Health and philosophy might seem like strange bedfellows, but you will be surprised at just how much they have in common.
For over four hundred years Western philosophers have divided themselves into two broad camps. There are those who argue that our bodies and our minds are two separate – albeit connected – entities, and there are those who take the opposite view, arguing that mind and body together constitute a united and organic whole. And yes, we could use the word holistic here.
This is a huge divide in philosophical thinking and it is one that is traceable all the way through to the depersonalized delivery of contemporary medicine. The Cartesian split between mind and body (named after The French Philosopher René Descartes) is all-too evident in treatments that separate the disease from the patient and focus on symptoms and outcomes rather than actual human experiences of ill health.
A cynic might point to the number of people who describe out of body experiences whilst they are in hospital. Emotional or spiritual aspects of a person might as well leave the building, never mind the person’s body. Your conventional hospital simply isn’t the place for them.
In contrast, the holistic position derives from the much celebrated 17th century Dutch philosopher Baruch Spinoza, who had no time for Descartes’ ‘I think therefore I am’ branch of philosophy at all. For Spinoza, mind and body were wholly indivisible in the self.
Slowly, the logic of Spinoza is beginning to be accepted within the medical fraternity. But the penetration is limited and the pace of its uptake is still painstakingly slow. But bitby bit, as scientific advances run into blind alleys, the spiritual and the mindful are finding a place in modern healthcare. Whether it is acupuncture for the relief of nerve pain, meditation and hypnosis as alternatives to anaesthetics, or psychic readings as part of a diagnostic strategy, practices that once were dismissed as something less than folklore are being shown to deliver genuine healing benefits.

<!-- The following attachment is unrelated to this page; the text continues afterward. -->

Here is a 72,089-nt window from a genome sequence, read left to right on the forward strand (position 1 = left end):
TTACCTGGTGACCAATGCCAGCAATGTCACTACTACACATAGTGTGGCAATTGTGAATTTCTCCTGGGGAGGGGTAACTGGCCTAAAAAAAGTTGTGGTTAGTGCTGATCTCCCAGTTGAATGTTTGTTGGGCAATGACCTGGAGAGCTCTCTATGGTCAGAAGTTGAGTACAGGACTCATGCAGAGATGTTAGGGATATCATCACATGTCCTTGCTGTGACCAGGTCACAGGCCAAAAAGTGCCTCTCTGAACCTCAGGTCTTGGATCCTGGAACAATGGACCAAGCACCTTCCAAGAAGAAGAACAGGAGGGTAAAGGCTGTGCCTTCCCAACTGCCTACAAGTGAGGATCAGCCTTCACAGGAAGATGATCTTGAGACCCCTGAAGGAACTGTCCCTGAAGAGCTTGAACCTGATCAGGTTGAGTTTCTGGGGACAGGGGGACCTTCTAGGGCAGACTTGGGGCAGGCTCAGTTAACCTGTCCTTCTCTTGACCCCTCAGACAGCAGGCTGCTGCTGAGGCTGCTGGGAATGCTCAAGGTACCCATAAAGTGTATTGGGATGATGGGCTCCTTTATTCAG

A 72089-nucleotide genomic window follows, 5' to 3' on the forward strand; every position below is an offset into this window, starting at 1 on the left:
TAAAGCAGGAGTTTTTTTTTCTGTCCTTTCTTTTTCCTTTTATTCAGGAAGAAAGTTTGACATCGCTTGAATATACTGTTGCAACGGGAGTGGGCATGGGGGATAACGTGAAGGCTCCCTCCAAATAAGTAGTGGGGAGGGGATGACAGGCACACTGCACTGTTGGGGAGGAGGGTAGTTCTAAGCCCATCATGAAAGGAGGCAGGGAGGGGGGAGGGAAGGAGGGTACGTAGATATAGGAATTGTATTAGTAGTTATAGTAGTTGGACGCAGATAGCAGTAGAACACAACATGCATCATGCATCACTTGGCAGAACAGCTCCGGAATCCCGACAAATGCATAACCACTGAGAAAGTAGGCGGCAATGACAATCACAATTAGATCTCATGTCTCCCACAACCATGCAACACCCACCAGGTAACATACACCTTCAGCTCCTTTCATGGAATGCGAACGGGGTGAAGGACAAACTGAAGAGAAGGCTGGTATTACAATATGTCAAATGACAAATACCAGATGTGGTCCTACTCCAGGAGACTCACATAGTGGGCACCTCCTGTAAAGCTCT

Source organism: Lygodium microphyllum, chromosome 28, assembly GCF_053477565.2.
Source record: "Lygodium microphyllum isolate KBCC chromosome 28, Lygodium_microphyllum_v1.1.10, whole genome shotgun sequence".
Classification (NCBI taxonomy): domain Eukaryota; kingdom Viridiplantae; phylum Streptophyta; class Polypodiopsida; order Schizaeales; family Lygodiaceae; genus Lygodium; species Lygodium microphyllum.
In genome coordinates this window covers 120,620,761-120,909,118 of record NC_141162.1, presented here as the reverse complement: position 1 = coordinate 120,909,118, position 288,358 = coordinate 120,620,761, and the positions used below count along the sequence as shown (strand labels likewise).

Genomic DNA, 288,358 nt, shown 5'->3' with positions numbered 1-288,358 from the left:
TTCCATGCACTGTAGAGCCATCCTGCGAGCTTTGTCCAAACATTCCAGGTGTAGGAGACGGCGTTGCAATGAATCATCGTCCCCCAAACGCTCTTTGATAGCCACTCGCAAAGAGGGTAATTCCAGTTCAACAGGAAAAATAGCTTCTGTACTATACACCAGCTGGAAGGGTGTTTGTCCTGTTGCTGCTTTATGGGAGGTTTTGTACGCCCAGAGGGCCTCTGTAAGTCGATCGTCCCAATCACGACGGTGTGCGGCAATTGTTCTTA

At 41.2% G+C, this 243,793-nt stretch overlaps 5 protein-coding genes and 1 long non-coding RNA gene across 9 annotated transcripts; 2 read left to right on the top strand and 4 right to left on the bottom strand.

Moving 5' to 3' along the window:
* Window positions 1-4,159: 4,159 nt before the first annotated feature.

If we step back and look at that picture what emerges is a story that demonstrates the incredible force of the Cartesian way of thinking in the Western world. What appear today as ‘alternative’ treatments or lifestyle choices are, as often as not, derived from a completely different cultural environment. Spinoza’s objection to Descartes was a very local western European exchange. In contrast, the way Oriental, Indigenous American, African and Polynesian cultures considered what it meant to be ill in very different ways, and in terms that neither of those esteemed thinkers would even begin to recognise.
The Western, Cartesian way of thinking has delivered incredible medical advances, and this article is not intended to deny that in any way. Rather, what it is here to do is to highlight just how much of our thinking is governed by our cultural histories. And to go beyond that, it is to show that we do not need to be restricted by the thinking that produced them.
In a globalised 21st century world, where communication is universal and immediate, we enjoy unprecedented access to the full gamut of human knowledge and experience. To limit our thinking in the battle against illness, disease and suffering to just one corner of that rich tapestry is to needlessly restrict our options.
At a time when the human population is greater -and is growing at a faster – than it has ever done, we need to access each and every resource at our disposal. Conventional Western medicine is both incredibly expensive and needlessly limited. In some cases – especially in the area of mental health – fully ratified alternatives are available. All we need is the mind-set to be able to put them into practice.
And believe it or believe it not, that starts with a question of philosophy.